Though the news came after the holidays, he told NBC Sports that it was “one of the best Christmas presents” that he received.
“I was really excited,” said Greenway, who was raised by his mother in Canton, N.Y., where his love of hockey took shape.
According to Greenway’s biography on the US men’s hockey team website, the BU star player was selected by the Minnesota Wild in the second round of the 2015 NHL Draft. Ultimately, he decided to return to school for another season.
“I don’t want to be average. I want to come in and have an impact,” he told NHL.com. “So going back to school for one more year, that’s what I’m going to do.”
He counts “being with a team, winning, and being in the locker room with all your teammates” as being among his favorite aspects of hockey.
Greenway’s Olympic debut comes not long after he helped his teammates at BU soar to a 3-2 victory against Harvard University during the first round of this year’s Beanpot Tournament last week, according to BU Today. The team eventually fell to Northeastern University in the finals — a game Greenway skipped as he headed to PyeongChang — ending a 30-year drought for the Huskies.
As for his time in South Korea, it looks like Greenway is doing well by his team there, too.
On Wednesday, the 20-year-old scored his first Olympic goal against Slovenia, during the second period, putting the United States up 2-0. The move was celebrated by his team and lauded by spectators as he became the first black goal-scorer in Olympic history, reports said.
Despite his best efforts, the men’s team lost 3-2 in overtime during the opening game at the Kwandong Hockey Centre.
But it doesn’t seem likely that the early hit will slow down the Boston player’s determination to come home with a victory.
“I never thought it would come this soon, like before I graduate from college,” he told the Associated Press of his chance to play in the Olympics. “But I’m excited it’s happening this year and I’m going to take full advantage of it.”
On the board
The joint Korean women’s hockey team finally scored its first goal of the Olympics, courtesy of a pair of Americans.
Randi Heesoo Griffin scored at 9:31 of the second period on the Koreans’ 33rd shot of the Olympics in their third game. She grew up in Cary, N.C., and her mother is from South Korea.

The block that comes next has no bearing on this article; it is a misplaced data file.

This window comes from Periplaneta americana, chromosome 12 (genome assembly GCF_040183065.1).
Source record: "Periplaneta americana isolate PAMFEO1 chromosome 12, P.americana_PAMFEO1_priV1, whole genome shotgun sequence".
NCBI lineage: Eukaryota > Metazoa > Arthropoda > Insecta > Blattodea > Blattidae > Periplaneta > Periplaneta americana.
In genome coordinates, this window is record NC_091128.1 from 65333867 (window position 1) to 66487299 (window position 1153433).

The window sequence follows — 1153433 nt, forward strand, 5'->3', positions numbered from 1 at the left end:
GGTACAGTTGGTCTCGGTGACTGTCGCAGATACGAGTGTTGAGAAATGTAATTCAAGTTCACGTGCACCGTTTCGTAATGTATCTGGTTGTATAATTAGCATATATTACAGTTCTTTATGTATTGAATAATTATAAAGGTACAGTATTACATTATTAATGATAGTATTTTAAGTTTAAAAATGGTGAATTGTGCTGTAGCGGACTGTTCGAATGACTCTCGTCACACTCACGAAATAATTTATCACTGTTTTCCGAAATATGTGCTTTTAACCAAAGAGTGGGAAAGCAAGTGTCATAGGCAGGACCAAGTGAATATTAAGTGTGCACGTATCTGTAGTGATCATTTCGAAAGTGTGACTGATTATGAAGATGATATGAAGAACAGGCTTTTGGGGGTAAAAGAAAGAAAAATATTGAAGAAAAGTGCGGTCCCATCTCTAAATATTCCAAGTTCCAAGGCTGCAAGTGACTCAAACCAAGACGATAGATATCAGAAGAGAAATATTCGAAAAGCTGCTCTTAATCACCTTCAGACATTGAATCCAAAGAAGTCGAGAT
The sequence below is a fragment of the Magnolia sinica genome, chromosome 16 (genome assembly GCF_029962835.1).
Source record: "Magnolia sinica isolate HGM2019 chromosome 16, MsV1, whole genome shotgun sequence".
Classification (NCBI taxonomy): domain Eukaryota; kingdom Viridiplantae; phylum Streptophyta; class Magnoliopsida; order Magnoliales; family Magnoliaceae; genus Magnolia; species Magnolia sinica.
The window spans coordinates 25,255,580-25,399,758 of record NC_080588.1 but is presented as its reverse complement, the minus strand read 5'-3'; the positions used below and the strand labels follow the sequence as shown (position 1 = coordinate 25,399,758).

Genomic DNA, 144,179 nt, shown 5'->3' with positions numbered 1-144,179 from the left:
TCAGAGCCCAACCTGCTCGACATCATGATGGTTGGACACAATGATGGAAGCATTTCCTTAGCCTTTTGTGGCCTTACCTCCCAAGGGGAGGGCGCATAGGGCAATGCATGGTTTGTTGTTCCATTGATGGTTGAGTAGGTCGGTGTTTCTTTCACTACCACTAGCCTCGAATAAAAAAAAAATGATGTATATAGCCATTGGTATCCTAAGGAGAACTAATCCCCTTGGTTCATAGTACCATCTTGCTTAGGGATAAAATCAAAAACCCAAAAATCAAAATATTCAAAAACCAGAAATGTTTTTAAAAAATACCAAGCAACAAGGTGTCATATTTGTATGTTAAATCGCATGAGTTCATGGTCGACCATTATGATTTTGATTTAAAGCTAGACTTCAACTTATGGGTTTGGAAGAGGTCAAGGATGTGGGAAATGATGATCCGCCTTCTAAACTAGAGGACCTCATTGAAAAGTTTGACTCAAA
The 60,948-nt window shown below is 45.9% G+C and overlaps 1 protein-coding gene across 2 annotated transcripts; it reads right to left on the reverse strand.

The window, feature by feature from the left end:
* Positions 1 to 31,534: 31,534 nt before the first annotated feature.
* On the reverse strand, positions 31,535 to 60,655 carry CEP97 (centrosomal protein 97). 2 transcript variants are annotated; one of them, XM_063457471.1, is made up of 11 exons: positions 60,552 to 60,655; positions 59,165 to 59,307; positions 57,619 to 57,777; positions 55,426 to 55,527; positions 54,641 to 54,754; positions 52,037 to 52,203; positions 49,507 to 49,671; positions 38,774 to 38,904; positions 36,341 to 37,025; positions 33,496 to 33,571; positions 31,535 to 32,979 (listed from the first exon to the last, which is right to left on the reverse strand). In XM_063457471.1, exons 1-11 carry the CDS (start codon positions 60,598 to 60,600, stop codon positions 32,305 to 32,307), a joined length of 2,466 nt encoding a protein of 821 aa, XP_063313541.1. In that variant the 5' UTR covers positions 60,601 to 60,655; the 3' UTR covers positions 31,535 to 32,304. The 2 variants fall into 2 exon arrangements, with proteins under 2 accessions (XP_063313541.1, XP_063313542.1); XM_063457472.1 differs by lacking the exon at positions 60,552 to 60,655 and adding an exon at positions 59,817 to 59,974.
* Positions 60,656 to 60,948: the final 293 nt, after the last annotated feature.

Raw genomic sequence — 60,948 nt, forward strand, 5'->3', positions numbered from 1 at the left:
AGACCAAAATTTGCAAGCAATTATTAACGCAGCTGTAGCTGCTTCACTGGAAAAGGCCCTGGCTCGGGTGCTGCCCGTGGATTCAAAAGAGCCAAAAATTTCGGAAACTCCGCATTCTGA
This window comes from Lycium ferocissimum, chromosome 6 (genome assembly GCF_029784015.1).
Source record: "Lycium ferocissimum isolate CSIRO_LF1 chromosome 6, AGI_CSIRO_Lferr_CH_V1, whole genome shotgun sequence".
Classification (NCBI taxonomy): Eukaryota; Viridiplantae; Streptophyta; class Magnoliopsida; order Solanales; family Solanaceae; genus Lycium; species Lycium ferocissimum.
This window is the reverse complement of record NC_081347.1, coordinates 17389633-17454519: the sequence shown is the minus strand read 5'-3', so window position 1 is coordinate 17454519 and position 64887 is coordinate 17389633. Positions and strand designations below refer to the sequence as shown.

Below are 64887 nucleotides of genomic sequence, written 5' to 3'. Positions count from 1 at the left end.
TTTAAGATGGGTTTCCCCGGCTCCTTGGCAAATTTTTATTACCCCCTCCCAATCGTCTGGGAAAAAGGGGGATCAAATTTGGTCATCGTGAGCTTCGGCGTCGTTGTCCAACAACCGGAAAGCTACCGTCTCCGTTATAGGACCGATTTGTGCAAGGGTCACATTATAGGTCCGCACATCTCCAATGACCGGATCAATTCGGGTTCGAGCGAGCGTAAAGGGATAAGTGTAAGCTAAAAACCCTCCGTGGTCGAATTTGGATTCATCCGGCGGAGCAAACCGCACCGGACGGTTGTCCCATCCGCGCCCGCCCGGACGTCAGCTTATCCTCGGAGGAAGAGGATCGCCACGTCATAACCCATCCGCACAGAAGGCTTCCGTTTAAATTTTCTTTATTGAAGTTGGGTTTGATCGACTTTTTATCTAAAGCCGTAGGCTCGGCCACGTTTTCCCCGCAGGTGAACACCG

Griffin was set up for the goal by Marissa Brandt, who now lives in a suburb of the Twin Cities in Minnesota and who is playing for the country where she was born. Her birth name is Park Yoonjung, the name she uses on the back of her Korean team jersey.
Griffin’s goal led to an eruption from the fans filling Kwandong Hockey Center. Better yet, the goal pulled the combined Korean team within 2-1 of Japan — South Korea’s biggest Asian rival.
2026 host needed
Wanted: A city to host the 2026 Winter Olympics.
Getting bidders for the Olympics used to be easy. But no longer, and particularly for the Winter Games.
Six European cities pulled out of official bids or possible bids when the IOC sought candidates a few years ago for the 2022 Winter Olympics. Cities balked over soaring costs, political unrest or a lack of public support as expressed in referendums.
That left the IOC with only two proposals, both from authoritarian governments that backed cities devoid of winter sports traditions: Almaty, Kazakhstan, and Beijing, China.
Beijing narrowly won, but that set off alarms at IOC headquarters in Lausanne, Switzerland.
‘‘The 2022 [bidding] certainly highlighted the problems we were facing in attracting cities, particularly winter cities,’’ IOC member and former vice president John Coates said. ‘‘We had to do something to address the cost of the Games. Increased costs have forced our hand.’’
Coates said the International Olympic Committee is doing a ‘‘total rethink’’ over the way the Games are presented to potential bidders, and how they’re sold to the public.
The Switzerland-based Olympic body is trying to rebrand, billing itself as user friendly and at the service of host cities — and not the other way around. Officials are talking up flexibility and cost cutting, trying to change the IOC’s image of pressuring cities to build new sports venues that quickly become unused ‘‘white elephants.’’
Four cities have shown preliminary interest for 2026: Stockholm, Sweden; Calgary, Canada; Sion, Switzerland; and Sapporo, Japan. Calgary and Sapporo have hosted previous Winter Olympics, and Stockholm held the Summer Olympics in 1912. Sweden has never held the Winter Olympics.